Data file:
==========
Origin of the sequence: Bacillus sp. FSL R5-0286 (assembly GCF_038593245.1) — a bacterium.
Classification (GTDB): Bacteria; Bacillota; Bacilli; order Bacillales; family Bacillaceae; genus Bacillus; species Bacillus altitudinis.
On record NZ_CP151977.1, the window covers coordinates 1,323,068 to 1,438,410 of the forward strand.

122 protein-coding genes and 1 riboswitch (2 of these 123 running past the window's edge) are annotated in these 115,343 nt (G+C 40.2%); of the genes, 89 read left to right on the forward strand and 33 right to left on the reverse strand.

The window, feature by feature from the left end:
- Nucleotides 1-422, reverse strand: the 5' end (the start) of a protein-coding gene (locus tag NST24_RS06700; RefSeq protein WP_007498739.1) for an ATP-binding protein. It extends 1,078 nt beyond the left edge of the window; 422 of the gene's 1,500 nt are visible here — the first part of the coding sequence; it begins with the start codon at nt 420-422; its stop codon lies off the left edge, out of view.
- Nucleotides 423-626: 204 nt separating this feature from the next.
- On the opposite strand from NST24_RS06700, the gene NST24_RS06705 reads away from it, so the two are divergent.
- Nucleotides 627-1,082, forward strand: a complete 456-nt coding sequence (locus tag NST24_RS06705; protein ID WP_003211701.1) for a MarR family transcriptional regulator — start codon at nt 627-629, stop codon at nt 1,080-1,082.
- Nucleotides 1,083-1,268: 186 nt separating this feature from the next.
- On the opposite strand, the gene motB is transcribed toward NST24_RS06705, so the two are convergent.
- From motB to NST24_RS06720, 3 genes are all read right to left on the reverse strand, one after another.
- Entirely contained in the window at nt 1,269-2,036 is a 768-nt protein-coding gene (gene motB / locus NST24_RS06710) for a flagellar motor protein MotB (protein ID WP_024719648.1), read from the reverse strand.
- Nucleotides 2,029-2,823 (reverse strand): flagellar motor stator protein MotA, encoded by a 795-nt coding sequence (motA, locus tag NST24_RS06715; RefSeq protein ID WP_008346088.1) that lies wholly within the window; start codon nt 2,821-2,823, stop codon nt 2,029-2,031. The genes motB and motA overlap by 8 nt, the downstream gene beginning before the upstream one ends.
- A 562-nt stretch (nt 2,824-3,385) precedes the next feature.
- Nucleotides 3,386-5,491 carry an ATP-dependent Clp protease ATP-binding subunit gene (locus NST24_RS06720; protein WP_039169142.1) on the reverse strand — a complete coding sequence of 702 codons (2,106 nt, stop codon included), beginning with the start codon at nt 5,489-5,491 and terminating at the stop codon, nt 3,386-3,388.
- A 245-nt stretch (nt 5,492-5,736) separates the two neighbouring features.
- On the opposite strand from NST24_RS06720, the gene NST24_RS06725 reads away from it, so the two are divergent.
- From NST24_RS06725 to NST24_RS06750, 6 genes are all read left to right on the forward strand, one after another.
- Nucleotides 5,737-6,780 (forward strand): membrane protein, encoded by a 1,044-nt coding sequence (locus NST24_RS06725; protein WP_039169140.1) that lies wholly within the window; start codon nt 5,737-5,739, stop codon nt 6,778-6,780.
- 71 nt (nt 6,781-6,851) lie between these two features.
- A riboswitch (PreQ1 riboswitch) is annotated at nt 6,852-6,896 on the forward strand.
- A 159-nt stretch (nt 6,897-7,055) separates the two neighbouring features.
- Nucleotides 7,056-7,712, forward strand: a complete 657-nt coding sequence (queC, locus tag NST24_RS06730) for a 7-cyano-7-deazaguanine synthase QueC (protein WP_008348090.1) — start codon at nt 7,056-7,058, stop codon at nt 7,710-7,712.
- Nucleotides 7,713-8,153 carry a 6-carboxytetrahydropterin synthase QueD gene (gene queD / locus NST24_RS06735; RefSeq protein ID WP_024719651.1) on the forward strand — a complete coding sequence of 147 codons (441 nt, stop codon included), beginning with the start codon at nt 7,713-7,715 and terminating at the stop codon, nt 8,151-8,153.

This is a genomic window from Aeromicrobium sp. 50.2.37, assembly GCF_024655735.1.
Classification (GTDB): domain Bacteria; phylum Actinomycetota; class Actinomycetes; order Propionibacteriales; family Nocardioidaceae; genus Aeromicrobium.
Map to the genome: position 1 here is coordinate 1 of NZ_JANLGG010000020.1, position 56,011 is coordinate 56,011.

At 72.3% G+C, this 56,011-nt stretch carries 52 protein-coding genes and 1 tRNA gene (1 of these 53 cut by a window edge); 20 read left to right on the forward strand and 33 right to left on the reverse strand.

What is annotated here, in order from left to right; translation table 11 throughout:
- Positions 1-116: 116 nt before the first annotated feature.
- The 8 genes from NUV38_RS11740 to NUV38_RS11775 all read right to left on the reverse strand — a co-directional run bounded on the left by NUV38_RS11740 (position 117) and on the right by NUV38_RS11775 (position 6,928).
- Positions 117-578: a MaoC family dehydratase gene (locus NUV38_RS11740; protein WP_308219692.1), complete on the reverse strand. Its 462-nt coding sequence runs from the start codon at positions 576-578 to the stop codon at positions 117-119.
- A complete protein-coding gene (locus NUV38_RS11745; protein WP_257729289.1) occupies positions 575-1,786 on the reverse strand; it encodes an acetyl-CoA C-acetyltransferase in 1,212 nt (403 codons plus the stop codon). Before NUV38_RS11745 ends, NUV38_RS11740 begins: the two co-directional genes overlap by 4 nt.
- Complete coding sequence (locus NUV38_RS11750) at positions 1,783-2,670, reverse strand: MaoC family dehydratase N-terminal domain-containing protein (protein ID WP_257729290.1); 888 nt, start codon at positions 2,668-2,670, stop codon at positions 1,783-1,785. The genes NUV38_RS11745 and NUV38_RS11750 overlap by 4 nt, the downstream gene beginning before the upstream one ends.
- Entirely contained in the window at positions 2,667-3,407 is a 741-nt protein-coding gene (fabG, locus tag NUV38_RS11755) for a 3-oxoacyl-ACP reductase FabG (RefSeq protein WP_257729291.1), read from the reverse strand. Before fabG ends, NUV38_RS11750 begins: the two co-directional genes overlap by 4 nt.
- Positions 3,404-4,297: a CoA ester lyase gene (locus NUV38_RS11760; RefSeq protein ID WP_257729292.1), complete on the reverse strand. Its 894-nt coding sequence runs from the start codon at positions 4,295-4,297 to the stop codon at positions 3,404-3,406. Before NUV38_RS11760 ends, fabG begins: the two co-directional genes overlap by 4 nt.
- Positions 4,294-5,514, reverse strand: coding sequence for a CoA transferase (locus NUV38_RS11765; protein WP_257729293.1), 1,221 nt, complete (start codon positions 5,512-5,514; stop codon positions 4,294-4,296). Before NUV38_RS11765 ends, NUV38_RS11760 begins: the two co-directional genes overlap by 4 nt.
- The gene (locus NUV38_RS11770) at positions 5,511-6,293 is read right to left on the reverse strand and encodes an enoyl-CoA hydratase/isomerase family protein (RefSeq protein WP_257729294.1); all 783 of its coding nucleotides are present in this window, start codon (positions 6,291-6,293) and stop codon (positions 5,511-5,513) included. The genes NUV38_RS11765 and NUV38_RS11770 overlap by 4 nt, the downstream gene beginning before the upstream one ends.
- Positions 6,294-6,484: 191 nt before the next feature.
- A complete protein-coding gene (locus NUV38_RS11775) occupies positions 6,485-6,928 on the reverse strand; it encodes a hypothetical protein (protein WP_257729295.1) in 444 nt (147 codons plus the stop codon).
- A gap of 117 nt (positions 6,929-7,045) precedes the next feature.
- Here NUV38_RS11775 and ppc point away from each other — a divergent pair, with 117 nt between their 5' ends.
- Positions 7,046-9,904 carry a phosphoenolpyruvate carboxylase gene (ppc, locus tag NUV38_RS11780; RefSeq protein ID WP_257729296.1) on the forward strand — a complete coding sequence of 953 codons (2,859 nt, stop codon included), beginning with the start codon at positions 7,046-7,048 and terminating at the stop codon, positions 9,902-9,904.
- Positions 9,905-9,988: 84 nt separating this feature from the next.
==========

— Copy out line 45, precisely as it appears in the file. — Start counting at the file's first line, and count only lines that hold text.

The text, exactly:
- Positions 9,905-9,988: 84 nt separating this feature from the next.